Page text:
# Figures Don’t Lie. Well, Actually, Sometimes They Do

Like most folks my age, I find much of today’s “totally awesome” language just as brain-dead as the “happenin’-groovy-far out” expressions we used to think were “cool” when we were kids. There are some exceptions, though, and one of them is the response “Really?” Possibly the best term to come out of pop culture in 50 years, “Really?” pretty much says it all when one is trying to express their disbelief that whatever they just heard is really the best that someone could come up with.

Which, of course, makes it pretty darn useful in today’s culture. For instance, take the comment by “daveinphoenix” to my May 30 blog, about publicly disclosing conflicts of interest, in which “dave” (if I may be so informal) expresses his outrage at the “huge” 1% AUM fees that some advisors charge. Truth to tell, my response should be “Really?” and just leave it at that. But since that doesn’t fill up a whole blog, I’ll elaborate.

Dave seems to hang his outraged hat on data he says was released by the Attorney General of New York a few years back, showing that “over a 10-year period, a 1% asset management fee = a 9% front-end load if a mutual fund has no increase in market value,” which he writes is “1% to the 10th power.”

Really? Sorry, couldn’t help myself. Let’s tackle the math first.

Now, I was no math major myself, but at my liberal arts college, they did make us take some basic arithmetic (lest we miscount the number of credit hours we needed to graduate), and by my calculations, 1% to the power of 10 would be .01 x .01 x .01 x .01 x .01 x .01 x .01 x .01 x .01 x .01, which my calculator tells me equals .00000000000000000001 or .000000000000000001%. Since that’s a pretty darn reasonable AUM fee, even for say, Donald Trump, I think we can conclude that’s not what Dave meant, and that Dave wasn’t a math major either.

The other part of his argument suggests that he also wasn’t an economics major: A 1% annual fee over ten years is the same as a 9% sales load? Really? Oops. If this analysis makes sense, why stop there? Why not point out that a 1% fee over 100 years equals a 90% load? How outrageous is that? Boy, those billionaires who pay their private bankers an AUM fee sure must be stupid.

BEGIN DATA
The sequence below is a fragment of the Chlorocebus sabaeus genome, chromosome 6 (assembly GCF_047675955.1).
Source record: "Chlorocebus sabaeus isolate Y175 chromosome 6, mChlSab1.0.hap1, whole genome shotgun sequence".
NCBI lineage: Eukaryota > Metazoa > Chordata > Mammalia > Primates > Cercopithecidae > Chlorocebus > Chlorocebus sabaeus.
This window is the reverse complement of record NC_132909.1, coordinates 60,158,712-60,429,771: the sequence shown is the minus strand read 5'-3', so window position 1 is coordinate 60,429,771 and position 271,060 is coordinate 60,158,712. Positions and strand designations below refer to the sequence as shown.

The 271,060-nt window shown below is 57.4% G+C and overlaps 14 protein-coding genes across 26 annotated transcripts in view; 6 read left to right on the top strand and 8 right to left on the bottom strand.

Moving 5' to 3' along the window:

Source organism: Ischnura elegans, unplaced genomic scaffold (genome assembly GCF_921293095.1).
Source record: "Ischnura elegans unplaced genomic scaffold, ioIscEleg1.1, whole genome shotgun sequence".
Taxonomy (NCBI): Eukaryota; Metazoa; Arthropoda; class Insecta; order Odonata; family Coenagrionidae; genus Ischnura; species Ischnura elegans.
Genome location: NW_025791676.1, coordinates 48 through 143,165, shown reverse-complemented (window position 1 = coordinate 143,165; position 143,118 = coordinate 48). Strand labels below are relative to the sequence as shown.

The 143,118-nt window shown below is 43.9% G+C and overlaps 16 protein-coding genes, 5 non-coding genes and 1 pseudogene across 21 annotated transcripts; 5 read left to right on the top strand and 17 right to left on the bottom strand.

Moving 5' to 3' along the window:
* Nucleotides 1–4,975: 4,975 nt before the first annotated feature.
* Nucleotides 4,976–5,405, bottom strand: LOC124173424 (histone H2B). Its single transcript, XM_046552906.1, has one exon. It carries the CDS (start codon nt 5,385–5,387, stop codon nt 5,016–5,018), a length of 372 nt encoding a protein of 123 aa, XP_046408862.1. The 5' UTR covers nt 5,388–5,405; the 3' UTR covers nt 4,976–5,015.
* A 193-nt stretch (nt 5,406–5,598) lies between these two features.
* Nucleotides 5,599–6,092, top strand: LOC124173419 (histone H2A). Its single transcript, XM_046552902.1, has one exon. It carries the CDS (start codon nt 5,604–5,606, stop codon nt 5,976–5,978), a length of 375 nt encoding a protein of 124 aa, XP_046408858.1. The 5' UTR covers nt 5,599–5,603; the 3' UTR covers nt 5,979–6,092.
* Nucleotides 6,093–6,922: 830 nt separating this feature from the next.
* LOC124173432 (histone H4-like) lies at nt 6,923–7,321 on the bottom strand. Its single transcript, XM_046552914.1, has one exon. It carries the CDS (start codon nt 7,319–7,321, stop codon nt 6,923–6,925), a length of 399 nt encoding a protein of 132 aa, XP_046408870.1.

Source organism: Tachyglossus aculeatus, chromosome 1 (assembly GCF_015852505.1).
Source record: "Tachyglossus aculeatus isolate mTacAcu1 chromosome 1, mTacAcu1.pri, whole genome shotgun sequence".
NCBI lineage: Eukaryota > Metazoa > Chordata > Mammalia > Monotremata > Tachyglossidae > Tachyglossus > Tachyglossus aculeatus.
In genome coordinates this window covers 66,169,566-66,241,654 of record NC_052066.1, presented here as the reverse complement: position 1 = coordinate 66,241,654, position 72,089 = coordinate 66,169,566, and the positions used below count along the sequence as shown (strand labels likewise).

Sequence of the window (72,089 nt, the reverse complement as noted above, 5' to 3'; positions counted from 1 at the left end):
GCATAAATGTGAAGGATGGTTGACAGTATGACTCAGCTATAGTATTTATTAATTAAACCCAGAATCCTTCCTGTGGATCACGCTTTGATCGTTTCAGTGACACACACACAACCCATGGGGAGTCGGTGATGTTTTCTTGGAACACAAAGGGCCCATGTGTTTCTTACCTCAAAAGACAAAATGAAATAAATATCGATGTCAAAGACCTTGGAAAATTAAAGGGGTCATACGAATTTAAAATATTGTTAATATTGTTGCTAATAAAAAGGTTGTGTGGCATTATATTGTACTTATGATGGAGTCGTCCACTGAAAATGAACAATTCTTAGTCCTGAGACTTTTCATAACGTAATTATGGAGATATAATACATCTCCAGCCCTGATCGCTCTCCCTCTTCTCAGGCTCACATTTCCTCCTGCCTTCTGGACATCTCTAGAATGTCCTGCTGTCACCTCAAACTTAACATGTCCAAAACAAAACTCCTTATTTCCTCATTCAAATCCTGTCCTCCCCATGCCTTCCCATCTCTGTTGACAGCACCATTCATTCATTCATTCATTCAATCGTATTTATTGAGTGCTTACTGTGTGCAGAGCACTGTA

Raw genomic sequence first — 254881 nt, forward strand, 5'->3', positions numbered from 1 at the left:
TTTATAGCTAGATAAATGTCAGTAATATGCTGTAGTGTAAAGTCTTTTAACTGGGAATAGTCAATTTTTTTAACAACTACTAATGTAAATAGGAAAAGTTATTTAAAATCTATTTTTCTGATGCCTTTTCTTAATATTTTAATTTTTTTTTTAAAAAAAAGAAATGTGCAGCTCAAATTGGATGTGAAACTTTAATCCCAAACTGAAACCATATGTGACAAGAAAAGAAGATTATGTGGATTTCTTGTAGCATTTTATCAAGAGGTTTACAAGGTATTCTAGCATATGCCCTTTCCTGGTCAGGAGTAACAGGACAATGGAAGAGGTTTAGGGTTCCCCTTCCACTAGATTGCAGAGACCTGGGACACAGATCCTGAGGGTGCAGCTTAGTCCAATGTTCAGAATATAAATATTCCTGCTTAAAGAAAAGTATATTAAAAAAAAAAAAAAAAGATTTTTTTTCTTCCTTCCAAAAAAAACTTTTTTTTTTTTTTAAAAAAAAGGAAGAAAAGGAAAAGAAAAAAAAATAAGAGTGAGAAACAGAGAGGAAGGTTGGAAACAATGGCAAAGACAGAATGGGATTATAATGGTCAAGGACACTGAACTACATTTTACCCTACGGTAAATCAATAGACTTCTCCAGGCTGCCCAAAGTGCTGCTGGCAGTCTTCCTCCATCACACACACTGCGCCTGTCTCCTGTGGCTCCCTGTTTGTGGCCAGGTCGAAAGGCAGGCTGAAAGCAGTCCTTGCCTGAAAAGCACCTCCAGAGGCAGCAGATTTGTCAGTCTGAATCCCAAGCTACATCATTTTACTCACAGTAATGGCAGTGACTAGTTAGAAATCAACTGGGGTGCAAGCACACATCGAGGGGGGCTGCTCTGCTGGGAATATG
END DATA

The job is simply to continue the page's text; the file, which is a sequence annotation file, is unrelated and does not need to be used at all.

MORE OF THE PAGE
This is what we philosophy majors call a reductio ad absurdum: taking an argument to its ridiculous conclusion. The flaw here, as any good economist (such as Stephen Levitt, author of “Freakonomics”) would tell us, is reducing the benefit of paying AUM fees vs. commissions to merely the dollars involved. It’s the same flawed logic that encourages people to pay off their mortgages to “save” the hundreds of thousands of dollars in interest that they would have paid to those “greedy” bankers (which makes economic sense only if you couldn’t find anything more profitable to do with your money than your after-tax mortgage rate).

In this case, the faulty presumption is that the recipient of, say, a 5% sales load (the alternative to the annual AUM fee) would be satisfied with his or her upfront commission for the following ten years; while all he has to do is change mutual funds once, and his wife is driving a new Mercedes—and the AUM fee suddenly isn’t looking so bad.

As Freakonomics shows us again and again, to understand the economics of a situation, one has to look for the financial incentives, and the risks they create. Sophisticated investors don’t pay AUM fees because they are, or might be, cheaper: they do it because fees reduce the incentives for their advisors to act contrary to the investors’ best interests. Perhaps this will come as a surprise to Dave—and to the New York Attorney General—but people will pay extra for that kind of peace of mind. If they don’t, it’s not because they want to save a few bucks. It’s because they don’t understand the reality of the situation. Seriously.

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